Champions League Looking to repeat the heroics of Paris
Barcelona hold a one-goal advantage from their clash at Old Trafford, yet Manchester United aren’t completely out of this quarter-final tie despite the Blaugrana’s sheer superiority on paper.
Ole Gunnar Solskjaer has already masterminded one miraculous comeback in this season’s Champions League, although you suspect that a team as focused as Ernesto Valverde‘s Barcelona will be far less charitable towards the English giants than PSG were.
There are five things the Reds must do in order to stand any chance of eliminating Los Cules at the Camp Nou.
Too often in the first leg, the match was played in front of Pique and Lenglet.
Yes, they were both colossal figures in defence and dealt confidently with every United half-chance, however the hosts will have been disappointed not to have tested the defensive pairing.
At the Camp Nou, they must put the duo under physical pressure.
Marcus Rashford will not be beaten in a footrace by either centre-back and if United can continuously put Pique and Lenglet in such a situation then they will get opportunities to score.
Asking Romelu Lukaku to hold up play in front of Pique is pointless, as you’re playing to the Catalan’s strength.
United have to turn their former player around and make him constantly worry about keeping up with Rashford, as that’s where the visitors can get attacking joy.
Scott McTominay and Fred were both excellent off the ball in the 1-0 defeat at Old Trafford.
They restricted the qualities of both Ivan Rakitic and Arthur Melo with what Jose Mourinho described as “mad dog” pressing.
It was one of the few areas where Manchester United had success against Los Cules, with the lack of time on the ball given to Rakitic and Arthur actually preventing Lionel Messi from receiving any service.
On Tuesday, the visiting side have to accomplish a similar feat, whilst making the midfield a horrible place for Barcelona‘s stars.
They have to be aggressive and press Rakitic and Arthur or Arturo Vidal every single time they have possession.
They can leave Sergio Busquets to dictate from a deeper position, but aggressive pressing, strong challenges and generally being a constant nuisance is what will help United stop Barcelona‘s intricate style, even if it will draw criticism from the purists.
One of the unfortunate consequences of Pep Guardiola‘s revolutionary spell in charge at Barcelona has been that many people now automatically equate having possession to playing well.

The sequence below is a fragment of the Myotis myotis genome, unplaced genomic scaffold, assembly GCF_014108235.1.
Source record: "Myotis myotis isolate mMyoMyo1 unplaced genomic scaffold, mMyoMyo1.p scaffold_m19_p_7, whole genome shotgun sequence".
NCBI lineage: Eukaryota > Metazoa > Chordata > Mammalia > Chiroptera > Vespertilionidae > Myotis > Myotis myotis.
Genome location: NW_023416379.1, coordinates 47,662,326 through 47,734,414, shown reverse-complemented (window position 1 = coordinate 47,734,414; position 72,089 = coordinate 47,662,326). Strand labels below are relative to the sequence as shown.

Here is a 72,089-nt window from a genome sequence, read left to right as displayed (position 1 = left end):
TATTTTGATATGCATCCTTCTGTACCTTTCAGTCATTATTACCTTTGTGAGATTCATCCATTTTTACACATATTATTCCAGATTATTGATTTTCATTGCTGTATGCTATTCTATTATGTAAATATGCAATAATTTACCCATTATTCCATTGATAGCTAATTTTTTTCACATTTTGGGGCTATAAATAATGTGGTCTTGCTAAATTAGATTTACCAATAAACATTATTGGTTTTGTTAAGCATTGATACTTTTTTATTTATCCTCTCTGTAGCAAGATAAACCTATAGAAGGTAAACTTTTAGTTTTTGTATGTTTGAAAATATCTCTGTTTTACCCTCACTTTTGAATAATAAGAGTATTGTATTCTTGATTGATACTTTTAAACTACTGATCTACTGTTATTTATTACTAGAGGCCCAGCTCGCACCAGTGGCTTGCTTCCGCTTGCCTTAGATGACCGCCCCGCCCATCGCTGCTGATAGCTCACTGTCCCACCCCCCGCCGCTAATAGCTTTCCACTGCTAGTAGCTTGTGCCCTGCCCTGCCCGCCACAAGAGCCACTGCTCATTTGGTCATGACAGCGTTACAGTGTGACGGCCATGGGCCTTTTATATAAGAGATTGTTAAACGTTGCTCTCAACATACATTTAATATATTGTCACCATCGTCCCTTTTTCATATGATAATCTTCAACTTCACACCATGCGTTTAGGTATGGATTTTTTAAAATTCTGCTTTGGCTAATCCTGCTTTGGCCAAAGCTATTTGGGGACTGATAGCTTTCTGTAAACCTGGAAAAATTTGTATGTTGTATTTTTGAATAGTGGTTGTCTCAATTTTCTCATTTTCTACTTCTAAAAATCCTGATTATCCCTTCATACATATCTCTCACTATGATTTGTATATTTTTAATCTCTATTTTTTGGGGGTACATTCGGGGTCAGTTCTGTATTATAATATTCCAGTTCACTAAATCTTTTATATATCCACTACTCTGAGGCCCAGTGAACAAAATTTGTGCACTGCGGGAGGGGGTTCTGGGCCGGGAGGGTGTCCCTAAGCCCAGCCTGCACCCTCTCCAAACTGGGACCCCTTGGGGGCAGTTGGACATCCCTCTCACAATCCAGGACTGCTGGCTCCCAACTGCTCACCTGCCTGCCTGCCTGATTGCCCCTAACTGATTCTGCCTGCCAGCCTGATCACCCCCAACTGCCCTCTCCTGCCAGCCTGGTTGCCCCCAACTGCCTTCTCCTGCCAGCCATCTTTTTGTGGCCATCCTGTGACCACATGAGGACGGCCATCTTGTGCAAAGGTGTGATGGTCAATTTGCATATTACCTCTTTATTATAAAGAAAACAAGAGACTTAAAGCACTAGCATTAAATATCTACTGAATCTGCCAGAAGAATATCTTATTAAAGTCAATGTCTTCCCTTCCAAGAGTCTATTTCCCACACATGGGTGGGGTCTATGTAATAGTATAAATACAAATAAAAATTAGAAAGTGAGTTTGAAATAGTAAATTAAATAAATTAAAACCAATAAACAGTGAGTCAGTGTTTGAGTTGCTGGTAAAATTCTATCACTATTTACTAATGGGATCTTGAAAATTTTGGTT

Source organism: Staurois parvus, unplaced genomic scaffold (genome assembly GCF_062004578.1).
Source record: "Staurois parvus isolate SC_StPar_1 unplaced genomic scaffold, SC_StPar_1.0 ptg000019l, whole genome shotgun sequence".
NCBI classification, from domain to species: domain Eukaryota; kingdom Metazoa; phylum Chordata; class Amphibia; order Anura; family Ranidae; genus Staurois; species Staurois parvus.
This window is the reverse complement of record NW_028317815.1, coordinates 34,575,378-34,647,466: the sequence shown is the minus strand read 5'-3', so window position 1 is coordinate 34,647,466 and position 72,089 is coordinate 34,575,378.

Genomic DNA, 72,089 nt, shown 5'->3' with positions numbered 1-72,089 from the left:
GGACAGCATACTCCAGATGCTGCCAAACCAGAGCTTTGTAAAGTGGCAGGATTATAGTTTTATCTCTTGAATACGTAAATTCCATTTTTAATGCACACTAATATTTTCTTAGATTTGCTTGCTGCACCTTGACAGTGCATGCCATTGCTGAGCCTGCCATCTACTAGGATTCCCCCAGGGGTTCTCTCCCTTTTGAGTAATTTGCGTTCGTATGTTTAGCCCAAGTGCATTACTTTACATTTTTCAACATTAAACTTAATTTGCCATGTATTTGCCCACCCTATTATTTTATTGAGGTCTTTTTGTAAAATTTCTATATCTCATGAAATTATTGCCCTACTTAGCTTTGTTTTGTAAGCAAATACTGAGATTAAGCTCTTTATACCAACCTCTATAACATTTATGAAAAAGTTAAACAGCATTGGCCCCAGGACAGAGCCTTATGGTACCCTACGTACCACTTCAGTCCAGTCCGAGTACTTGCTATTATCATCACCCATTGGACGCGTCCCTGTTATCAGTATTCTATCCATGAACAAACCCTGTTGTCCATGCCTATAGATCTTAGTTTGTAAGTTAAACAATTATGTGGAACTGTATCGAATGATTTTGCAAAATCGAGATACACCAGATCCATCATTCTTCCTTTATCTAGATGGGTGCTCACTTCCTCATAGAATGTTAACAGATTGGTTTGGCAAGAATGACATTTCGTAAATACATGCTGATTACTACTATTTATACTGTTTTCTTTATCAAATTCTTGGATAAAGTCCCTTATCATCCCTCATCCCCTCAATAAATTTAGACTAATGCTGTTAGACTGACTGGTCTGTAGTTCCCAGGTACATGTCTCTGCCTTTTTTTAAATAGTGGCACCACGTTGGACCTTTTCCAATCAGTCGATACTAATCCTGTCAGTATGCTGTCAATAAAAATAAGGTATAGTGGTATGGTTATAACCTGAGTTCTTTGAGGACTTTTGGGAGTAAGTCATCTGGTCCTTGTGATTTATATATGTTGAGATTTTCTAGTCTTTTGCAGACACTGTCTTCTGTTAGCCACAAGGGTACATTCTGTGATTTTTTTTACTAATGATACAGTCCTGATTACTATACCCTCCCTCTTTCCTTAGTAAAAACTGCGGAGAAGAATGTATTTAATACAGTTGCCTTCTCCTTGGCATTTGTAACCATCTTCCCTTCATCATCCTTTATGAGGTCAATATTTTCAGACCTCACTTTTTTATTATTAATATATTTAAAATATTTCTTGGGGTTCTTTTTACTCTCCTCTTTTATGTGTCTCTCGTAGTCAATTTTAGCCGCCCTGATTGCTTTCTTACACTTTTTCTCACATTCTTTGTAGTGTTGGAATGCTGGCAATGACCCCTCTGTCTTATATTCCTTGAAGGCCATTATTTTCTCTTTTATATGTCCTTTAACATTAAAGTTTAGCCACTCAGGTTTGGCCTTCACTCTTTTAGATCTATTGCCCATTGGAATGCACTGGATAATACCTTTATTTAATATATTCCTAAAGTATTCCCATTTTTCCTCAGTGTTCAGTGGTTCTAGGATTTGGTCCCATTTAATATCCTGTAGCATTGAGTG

Barcelona are one of the few teams that can retain the ball as well as play beautiful football, but Manchester United can’t allow themselves to be intimidated by this on Tuesday evening.
In the first leg, you got the sense that Solskjaer‘s charges were caught in two minds over whether or not to respect the fact they were the home side and to try to match the Catalan club.
United shouldn’t bother trying to keep possession in unnecessary areas at the Camp Nou, it won’t matter a jot if they win 1-0 and go through on penalties after having 21 percent possession.
You simply aren’t going to keep the ball away from the Spanish champions, as they’re too good in possession, and it wouldn’t be wise for United to try.
One of the takeaways from the first meeting between the two teams was how Manchester United wasted so much energy pressing Barcelona‘s German goalkeeper.
Never has an individual appeared to be in so much strife, yet emerge from the situation with such consummate ease.
Ter Stegen was in control of every single situation and, yes, you may get lucky one out of 100 times by chasing him down, but it’s a waste of energy to bet on those odds.
Barcelona can’t score from their own penalty box, so United have to be disciplined in their positioning and allow the hosts to keep the ball between Ter Stegen, Pique, Jordi Alba and co. for long periods.
The lack of a demanding Old Trafford crowd will probably aid them in this endeavour.
Retaining some energy could be vital for when United do get their big chance to score, whilst not being able to move the ball forward could frustrate Barcelona.
Profligacy has been the name of the game for the Manchester club in recent weeks.
They could have scored four or five against Arsenal, but lost, and they could have done the same in the Premier League trip to Wolverhampton, but they lost once again.
Manchester United have been far more creative since Mourinho‘s departure, and the football has been a staggering improvement in aesthetic terms.
However, not being able to take their chances has plagued the team of late.
You won’t get many chances against Valverde‘s team, as was proven in the first leg.
When that moment comes, United cannot afford to squander it.
If they’re to have any chance of progressing to a first semi-final since 2011, they need to be as clinical as Chelsea were at the same venue in 2012.